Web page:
Delaware Ag Secretary Explores the State’s Ag History

2/15/2014 7:00 AM
By Michael Short Delaware Correspondent

DOVER, Del. — Delaware was once considered “the northern peach state.”

Residents of Delaware may think agriculture consists of corn, soybeans and poultry farms, with a sprinkling of watermelon fields and fruit orchards. But the face of agriculture in Delaware has never remained constant for very long.

Delaware Secretary of Agriculture Ed Kee spoke recently about the changing face of Delaware agriculture over the centuries. In many ways, it is the story not just of agriculture, but of the state itself.

A packed audience came to hear Kee speak about trends beginning with the earliest Colonial farmers.

He told the audience at the Osher Lifelong Learning Center at Dover’s Modern Maturity Center that Delaware was once a major wheat growing state and a major peach producer.

He has said in other lectures that George Washington actually urged Delaware farmers to hide their millstones from the British so that the milling industry could not be decimated by British soldiers.

After the Colonial days of wheat production, the state began turning its attention to the canning industry in the 1800s. The canning industry began in Maryland with the canning of oysters, but canneries soon turned their attention to fruits and vegetables grown in Delaware.

The oldest Delaware cannery, the Richardson-Robbins, now houses the Department of Natural Resources and Environmental Control in Dover. At one time, there were 71 canneries lining the state.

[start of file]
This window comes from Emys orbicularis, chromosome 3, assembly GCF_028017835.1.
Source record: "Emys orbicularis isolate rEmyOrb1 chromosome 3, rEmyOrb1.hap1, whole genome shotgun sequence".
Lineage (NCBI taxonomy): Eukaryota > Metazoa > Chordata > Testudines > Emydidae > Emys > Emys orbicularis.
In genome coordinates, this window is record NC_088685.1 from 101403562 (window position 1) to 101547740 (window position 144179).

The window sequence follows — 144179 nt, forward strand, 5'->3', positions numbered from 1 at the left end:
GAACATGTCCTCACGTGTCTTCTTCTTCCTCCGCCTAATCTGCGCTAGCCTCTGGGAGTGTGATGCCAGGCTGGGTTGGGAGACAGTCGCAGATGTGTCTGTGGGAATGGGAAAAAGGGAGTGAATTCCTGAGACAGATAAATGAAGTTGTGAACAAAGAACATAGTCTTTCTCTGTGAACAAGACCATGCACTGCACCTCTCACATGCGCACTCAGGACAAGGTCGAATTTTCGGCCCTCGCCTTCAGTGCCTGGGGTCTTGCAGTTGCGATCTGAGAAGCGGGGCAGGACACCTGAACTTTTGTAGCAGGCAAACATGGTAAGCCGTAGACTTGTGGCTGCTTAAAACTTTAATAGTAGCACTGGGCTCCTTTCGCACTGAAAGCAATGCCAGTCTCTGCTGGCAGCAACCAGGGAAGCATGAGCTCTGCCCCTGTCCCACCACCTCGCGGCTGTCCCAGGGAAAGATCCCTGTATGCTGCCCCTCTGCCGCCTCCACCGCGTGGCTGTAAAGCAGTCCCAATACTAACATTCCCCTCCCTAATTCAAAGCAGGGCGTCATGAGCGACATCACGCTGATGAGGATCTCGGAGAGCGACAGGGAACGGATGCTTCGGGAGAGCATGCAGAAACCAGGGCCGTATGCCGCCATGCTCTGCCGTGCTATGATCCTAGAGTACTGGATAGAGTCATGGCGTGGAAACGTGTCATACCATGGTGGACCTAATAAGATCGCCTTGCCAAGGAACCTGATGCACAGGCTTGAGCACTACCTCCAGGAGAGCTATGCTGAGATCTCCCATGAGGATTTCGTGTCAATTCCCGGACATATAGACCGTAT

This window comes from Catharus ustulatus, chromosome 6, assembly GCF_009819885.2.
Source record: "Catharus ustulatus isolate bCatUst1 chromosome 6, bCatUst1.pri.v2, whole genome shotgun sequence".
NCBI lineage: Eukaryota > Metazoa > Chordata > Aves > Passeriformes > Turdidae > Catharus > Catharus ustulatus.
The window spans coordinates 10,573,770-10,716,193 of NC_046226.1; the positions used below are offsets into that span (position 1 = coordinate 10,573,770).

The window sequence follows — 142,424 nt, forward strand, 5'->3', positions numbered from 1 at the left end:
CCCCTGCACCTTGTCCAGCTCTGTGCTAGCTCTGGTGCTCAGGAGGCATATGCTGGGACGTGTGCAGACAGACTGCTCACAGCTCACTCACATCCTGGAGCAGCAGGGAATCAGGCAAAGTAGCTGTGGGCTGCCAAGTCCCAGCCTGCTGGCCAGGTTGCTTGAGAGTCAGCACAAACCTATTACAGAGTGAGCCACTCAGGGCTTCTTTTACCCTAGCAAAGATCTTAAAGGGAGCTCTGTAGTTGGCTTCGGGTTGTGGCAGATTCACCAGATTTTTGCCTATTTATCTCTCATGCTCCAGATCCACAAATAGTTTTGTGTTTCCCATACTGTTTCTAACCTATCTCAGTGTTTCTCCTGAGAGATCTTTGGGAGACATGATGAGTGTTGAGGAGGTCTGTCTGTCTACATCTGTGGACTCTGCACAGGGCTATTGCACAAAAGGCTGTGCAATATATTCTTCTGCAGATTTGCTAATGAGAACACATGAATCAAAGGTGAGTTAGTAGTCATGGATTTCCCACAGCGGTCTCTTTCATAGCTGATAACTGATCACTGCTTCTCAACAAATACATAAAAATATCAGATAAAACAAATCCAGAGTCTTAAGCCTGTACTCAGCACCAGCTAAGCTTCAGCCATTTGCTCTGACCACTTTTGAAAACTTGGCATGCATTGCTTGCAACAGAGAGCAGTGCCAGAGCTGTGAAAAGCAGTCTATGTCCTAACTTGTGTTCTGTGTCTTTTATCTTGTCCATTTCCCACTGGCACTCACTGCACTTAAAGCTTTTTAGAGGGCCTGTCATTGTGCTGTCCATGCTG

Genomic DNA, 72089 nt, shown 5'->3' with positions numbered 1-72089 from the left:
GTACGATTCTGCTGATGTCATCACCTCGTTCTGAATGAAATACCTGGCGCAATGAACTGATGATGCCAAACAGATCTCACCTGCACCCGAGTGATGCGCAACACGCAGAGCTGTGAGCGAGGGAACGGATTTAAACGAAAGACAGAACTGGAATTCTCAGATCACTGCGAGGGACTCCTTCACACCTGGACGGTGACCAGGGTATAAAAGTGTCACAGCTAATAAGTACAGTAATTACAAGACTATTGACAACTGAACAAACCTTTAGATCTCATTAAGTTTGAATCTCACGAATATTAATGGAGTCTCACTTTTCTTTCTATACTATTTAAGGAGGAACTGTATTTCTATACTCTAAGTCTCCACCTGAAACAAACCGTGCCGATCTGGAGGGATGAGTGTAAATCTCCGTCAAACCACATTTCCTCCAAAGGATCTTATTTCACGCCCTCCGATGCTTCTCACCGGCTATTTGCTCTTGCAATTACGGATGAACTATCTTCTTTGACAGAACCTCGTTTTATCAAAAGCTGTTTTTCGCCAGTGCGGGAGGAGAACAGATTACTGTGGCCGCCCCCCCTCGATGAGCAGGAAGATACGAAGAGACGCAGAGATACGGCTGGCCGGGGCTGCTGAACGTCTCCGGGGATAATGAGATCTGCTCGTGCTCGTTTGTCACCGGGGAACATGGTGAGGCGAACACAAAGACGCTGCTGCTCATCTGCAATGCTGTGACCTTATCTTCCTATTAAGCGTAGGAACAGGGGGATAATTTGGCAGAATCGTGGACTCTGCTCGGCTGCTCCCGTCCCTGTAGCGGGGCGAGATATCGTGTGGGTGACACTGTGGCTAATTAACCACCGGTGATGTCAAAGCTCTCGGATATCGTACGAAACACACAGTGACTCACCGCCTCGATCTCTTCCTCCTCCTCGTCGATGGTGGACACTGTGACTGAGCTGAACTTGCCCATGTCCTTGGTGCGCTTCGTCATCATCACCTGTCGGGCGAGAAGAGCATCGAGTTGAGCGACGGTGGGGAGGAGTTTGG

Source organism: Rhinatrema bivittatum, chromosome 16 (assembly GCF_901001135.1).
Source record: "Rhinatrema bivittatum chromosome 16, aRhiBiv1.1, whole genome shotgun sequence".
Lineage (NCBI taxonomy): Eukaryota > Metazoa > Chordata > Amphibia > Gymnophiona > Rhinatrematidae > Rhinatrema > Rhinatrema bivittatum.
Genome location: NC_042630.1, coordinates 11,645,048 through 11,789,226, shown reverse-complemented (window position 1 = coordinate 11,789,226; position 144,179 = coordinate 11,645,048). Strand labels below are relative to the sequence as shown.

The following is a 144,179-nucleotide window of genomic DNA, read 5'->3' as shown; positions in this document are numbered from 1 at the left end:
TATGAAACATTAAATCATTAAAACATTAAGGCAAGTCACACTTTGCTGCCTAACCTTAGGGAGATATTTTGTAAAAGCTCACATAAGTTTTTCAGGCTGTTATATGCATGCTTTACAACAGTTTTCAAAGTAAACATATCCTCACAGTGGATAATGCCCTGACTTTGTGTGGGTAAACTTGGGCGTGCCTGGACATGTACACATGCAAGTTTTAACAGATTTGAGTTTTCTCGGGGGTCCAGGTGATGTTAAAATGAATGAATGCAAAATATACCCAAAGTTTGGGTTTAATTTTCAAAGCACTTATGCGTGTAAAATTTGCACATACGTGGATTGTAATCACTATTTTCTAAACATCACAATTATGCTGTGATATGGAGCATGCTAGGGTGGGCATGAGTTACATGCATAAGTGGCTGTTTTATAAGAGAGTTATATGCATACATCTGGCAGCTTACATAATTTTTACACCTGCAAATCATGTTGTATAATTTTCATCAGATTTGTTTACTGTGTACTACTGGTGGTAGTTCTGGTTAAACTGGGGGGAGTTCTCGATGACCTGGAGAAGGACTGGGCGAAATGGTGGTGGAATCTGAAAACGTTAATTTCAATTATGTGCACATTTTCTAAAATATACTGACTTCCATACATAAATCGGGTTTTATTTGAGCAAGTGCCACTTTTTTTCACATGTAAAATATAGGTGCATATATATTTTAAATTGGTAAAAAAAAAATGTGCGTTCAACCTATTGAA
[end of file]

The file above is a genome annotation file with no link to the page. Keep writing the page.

The rise of the poultry industry followed when an Ocean View, Del., farmer ordered 50 chicks for egg production and received 500 by mistake. She decided to raise the rest of the chickens for 16 weeks and was able to sell them to local restaurants and markets for 63 cents per pound.

“The word spread like wildfire,” Kee said. “In 1923, 63 cents was real money.”

That mistake at Mrs. Steele’s Ocean View farm was the unofficial beginning of the broiler industry, Kee said.

More recently, the horse industry has rebounded in Delaware. The industry was in dire straits, but the growth of Delaware’s casinos has pumped millions into the industry. The legislation that allowed slot machines in the state specified that gambling would only be allowed at Delaware Park, Dover Downs, Harrington Raceway or other horse racing venues.

The idea was to save a dwindling industry, and it worked, according to Kee. Since then, other states such as Maryland and Pennsylvania have built a number of competing casinos and are vying for those gambling dollars.

Still, Delaware farms have about 800 thoroughbreds and another 3,000 harness or standardbred horses. That is enough to pump some $80 million a year into Delaware’s farming economy, Kee said.

Technology was slowly adopted by the state’s farmers. Kee said it was only until 1954 when tractors started outnumbering horses and mules on the state’s farms.

A record-setting 166 bushels per acre of corn were grown last year in Delaware, and robotics is beginning to take hold in the poultry industry. By contrast, Kee said the state’s farmers grew between 33 and 75 bushels of corn per acre until 1966.

Much of the success of the state’s agriculture, he said, is tied to “mechanization over the years.”

Now, Kee said farmers markets are one of many reasons the future is bright for Delaware farmers. There are 26 farmers markets throughout the state and every school district in the state buys produce from local Delaware farmers, he said. Farmers markets had $2.1 million in sales last year and supermarkets such as ShopRite are beginning to buy and sell local Delaware produce.

“We should think of our agriculture industry as a foodshed for the Eastern United States,” he said.

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